Months ago we both tickets to see Kathleen Madigan downtown on 11/9.
Evening of of 11/8: Gary said, “I feel bad.” I began organizing my list of friends I could call upon to step in when Gary flakes.
Morning of 11/9: Gary said, “I feel pretty good.”
Late morning of 11/9, Gary said, “I don’t feel good.”
I contacted two friends, but neither of them could take Gary’s ticket. As I was calling my third friend, Gary said, “I can go. I’ll be fine.”
Thirty years of this made me reply, “No, you’re just jacking me around,” and I kept dialing the next friend in my list.
“No. Stop,” he said. “Really, I’ll be fine. I want to go.”
Five minutes before we were going to leave, he said, and does this shock you, “I can’t go. I’m too sick.”
There was some screaming, and the one friend I contacted right after that call could probably report how disgusted I sounded, but of course she had plans as well. There was no time, of course, so I just put out a call on Facebook that if anyone wanted to meet me downtown before the concert I had a free ticket, which of course went to waste, because the only taker saw it too late. This caused me to waste the pre-paid parking ticket as well, because I didn’t want to hike three blocks alone downtown at night, but I made it into the next-door Blues hockey parking garage before it closed.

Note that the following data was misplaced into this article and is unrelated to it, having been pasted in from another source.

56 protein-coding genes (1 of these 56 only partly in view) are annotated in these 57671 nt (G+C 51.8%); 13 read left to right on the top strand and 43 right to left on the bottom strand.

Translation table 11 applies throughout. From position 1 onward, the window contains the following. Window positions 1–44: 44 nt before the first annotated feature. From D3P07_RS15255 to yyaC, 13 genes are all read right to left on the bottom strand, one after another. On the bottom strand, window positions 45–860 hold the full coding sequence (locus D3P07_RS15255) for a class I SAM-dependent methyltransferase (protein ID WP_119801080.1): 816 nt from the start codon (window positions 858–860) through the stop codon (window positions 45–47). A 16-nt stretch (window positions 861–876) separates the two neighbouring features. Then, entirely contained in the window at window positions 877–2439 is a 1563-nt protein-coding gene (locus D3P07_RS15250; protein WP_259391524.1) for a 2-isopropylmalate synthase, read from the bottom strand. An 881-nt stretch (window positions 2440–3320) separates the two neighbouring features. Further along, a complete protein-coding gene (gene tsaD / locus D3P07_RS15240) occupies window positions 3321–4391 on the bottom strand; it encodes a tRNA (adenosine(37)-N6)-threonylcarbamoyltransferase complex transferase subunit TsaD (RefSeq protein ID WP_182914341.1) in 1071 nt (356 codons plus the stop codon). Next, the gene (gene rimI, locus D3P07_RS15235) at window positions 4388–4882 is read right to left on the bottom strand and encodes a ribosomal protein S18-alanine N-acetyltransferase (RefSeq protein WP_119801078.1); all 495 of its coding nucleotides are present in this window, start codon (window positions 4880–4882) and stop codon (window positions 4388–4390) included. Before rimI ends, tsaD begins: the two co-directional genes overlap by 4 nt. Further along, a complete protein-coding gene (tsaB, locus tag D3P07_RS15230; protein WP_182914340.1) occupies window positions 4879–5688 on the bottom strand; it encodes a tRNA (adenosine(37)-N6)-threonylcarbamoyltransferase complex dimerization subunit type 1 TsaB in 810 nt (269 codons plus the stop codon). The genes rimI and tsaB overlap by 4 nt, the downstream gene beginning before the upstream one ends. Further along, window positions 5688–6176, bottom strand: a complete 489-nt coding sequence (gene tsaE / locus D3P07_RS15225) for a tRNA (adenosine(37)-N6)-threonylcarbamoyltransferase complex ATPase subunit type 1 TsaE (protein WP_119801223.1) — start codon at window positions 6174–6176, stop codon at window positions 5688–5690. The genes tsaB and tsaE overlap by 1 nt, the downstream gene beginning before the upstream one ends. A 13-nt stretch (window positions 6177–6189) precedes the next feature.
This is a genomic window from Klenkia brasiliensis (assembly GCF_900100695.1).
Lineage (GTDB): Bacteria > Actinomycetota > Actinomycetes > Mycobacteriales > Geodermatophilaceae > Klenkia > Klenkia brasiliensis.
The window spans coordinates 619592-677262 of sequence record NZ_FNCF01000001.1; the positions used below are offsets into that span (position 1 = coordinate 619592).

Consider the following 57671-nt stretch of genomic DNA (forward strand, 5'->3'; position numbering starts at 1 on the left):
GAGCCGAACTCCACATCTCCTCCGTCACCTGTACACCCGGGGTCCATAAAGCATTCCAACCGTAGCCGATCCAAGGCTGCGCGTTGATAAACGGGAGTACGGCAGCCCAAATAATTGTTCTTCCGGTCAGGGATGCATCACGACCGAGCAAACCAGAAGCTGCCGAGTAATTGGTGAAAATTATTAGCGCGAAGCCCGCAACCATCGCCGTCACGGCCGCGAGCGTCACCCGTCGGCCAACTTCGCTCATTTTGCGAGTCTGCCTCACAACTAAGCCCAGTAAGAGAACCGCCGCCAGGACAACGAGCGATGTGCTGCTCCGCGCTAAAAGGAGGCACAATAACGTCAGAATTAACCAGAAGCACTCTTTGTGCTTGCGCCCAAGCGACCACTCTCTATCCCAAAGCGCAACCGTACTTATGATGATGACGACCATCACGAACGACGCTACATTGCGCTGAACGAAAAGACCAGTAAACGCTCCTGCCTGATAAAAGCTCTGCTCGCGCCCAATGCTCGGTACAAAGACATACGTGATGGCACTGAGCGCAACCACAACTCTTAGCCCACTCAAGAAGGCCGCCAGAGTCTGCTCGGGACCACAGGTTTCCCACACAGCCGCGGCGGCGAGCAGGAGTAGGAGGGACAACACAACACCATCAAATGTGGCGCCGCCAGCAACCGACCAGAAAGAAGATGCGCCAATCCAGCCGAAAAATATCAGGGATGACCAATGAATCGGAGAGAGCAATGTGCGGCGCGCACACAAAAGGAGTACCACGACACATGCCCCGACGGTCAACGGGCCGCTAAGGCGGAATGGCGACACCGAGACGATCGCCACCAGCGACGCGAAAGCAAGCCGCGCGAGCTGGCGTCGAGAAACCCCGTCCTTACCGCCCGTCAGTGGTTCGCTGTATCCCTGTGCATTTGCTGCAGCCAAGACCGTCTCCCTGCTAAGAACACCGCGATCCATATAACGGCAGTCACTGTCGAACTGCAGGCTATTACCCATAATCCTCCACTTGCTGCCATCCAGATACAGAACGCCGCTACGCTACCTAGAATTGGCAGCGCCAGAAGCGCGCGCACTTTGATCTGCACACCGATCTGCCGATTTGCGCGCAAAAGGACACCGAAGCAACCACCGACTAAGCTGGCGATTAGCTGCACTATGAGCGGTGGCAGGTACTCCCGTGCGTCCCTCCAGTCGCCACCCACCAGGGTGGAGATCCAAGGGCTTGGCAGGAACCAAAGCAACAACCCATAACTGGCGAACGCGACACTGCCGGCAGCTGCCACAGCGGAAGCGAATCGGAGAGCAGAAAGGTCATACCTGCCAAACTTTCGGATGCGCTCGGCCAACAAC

Once in my seat, I offered Gary’s seat to the woman on the other side of it. It turns out she was there alone because HER worthless ticket-wasting husband did the same thing, only his excuse was, “I just don’t feel like going,” and he had pulled the same stunt before with Elton John tickets. We bonded, obviously. (Her husband didn’t waste cruise tickets by forgetting his passport, but he did waste a shore excursion because he went back for his hat and missed the boat.)
I was very fortunate to encounter a fellow sufferer. (I am a little surprised she spoke to me, given that he betrayed me while my hair was still un-fixed, which means I stomped out of the house and I hadn’t done anything but dry the roots, so it was just chunks of splayed hair.)
Later, during the act, I noticed there were other empty seats in our row. How many seats belonged to other seat-wasting dogs-in-the-manger who jacked their wives around? Live and learn. In the future, I will not believe the “No, really, I’m fine,” mid-morning dodge, and just go ahead and get another date.